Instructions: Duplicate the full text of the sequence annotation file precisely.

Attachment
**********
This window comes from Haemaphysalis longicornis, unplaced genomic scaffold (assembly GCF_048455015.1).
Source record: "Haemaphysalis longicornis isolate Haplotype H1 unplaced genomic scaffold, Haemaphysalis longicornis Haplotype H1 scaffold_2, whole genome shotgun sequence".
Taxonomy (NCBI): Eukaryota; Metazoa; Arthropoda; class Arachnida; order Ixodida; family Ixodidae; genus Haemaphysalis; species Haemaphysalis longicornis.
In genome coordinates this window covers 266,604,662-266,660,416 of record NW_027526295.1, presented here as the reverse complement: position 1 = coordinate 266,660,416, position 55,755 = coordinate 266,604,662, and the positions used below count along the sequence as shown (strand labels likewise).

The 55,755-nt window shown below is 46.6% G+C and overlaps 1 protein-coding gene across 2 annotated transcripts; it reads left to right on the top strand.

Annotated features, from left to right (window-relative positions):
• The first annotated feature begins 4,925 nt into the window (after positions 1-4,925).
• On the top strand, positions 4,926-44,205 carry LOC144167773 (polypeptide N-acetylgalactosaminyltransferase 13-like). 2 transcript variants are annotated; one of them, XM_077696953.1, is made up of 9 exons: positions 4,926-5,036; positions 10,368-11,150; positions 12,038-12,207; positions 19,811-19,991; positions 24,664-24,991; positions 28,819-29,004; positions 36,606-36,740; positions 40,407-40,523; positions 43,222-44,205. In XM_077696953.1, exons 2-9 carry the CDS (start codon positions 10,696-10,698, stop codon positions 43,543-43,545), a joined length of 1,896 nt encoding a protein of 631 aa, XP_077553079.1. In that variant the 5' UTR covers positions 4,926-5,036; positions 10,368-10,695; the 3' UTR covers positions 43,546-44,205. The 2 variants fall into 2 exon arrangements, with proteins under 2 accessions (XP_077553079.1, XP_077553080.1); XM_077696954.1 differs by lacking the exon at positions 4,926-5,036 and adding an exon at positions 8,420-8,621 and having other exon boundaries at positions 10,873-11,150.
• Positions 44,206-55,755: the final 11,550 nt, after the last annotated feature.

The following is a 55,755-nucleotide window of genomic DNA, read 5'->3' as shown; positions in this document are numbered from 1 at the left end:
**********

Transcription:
This window comes from Haemaphysalis longicornis, unplaced genomic scaffold (assembly GCF_048455015.1).
Source record: "Haemaphysalis longicornis isolate Haplotype H1 unplaced genomic scaffold, Haemaphysalis longicornis Haplotype H1 scaffold_2, whole genome shotgun sequence".
Taxonomy (NCBI): Eukaryota; Metazoa; Arthropoda; class Arachnida; order Ixodida; family Ixodidae; genus Haemaphysalis; species Haemaphysalis longicornis.
In genome coordinates this window covers 266,604,662-266,660,416 of record NW_027526295.1, presented here as the reverse complement: position 1 = coordinate 266,660,416, position 55,755 = coordinate 266,604,662, and the positions used below count along the sequence as shown (strand labels likewise).

The 55,755-nt window shown below is 46.6% G+C and overlaps 1 protein-coding gene across 2 annotated transcripts; it reads left to right on the top strand.

Annotated features, from left to right (window-relative positions):
• The first annotated feature begins 4,925 nt into the window (after positions 1-4,925).
• On the top strand, positions 4,926-44,205 carry LOC144167773 (polypeptide N-acetylgalactosaminyltransferase 13-like). 2 transcript variants are annotated; one of them, XM_077696953.1, is made up of 9 exons: positions 4,926-5,036; positions 10,368-11,150; positions 12,038-12,207; positions 19,811-19,991; positions 24,664-24,991; positions 28,819-29,004; positions 36,606-36,740; positions 40,407-40,523; positions 43,222-44,205. In XM_077696953.1, exons 2-9 carry the CDS (start codon positions 10,696-10,698, stop codon positions 43,543-43,545), a joined length of 1,896 nt encoding a protein of 631 aa, XP_077553079.1. In that variant the 5' UTR covers positions 4,926-5,036; positions 10,368-10,695; the 3' UTR covers positions 43,546-44,205. The 2 variants fall into 2 exon arrangements, with proteins under 2 accessions (XP_077553079.1, XP_077553080.1); XM_077696954.1 differs by lacking the exon at positions 4,926-5,036 and adding an exon at positions 8,420-8,621 and having other exon boundaries at positions 10,873-11,150.
• Positions 44,206-55,755: the final 11,550 nt, after the last annotated feature.

The following is a 55,755-nucleotide window of genomic DNA, read 5'->3' as shown; positions in this document are numbered from 1 at the left end: